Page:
Does that not change our world view? Good and evil as made by us. A secure future, which is God beyond the Omega Point. Let us accept that good and evil do exist, as outcomes of our collective path through life. When we embrace our joint task – to work for good effect around us. In that way our eyes open to our divine purpose. We no longer need to live with our eyes tight closed against the fear that we are floating on a sea of random meaninglessness. Face up to existential angst and it disappears. As the psychological defence mechanisms fall away – we’re left with the revelation of love behind all things and experienced in our connection, in the Ich-Du of Martin Buber.

It is by embracing evil that we puncture it and experience joy.

Materialism – the opiate of the masses

The world created by relationship.

“To man the world is twofold, in accordance with the twofold nature of the primary words which he speaks….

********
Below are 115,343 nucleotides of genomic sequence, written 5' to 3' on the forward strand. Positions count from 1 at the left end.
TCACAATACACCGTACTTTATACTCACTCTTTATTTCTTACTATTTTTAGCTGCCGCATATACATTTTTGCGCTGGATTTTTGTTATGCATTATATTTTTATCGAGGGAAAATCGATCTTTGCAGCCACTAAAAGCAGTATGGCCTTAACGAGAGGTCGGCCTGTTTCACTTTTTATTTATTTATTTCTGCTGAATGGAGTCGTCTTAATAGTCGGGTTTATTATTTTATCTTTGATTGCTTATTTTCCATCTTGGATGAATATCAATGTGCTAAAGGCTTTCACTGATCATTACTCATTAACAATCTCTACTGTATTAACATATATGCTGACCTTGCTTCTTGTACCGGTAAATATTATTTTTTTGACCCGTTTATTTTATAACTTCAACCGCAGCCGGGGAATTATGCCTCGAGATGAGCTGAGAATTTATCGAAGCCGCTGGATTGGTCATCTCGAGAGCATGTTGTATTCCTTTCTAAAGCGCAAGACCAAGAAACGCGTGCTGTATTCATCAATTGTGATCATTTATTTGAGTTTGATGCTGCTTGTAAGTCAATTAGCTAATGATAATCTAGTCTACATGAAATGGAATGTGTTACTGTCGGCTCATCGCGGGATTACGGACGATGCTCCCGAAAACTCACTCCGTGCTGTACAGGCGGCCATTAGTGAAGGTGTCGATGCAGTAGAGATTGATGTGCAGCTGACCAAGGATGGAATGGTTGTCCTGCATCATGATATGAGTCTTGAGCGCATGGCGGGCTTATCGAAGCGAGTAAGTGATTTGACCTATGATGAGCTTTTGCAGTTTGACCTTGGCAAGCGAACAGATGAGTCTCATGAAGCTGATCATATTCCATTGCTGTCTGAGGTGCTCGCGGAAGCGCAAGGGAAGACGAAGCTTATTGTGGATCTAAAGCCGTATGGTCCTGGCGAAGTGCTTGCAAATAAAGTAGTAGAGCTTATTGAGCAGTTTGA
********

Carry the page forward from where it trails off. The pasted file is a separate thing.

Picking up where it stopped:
The one primary word is the combination I-Thou. The other primary word is the combination I-It; wherein without a change in the primary word he or she can replace it.

Hence the I of man is also twofold.
For the I of the primary word I-Thou is a different I from that of the primary word I-It”

Ich und Du Martin Buber

I-thou is a relationship of inner to inner, an authentic encounter that is the touchstone of existence. (I-thou creating “our”).

Of course, Buber wrote in German and Du has currency in contrast to Sie or Es, whereas in English we now reserve intimate addressing (Thou) for our relationship with God.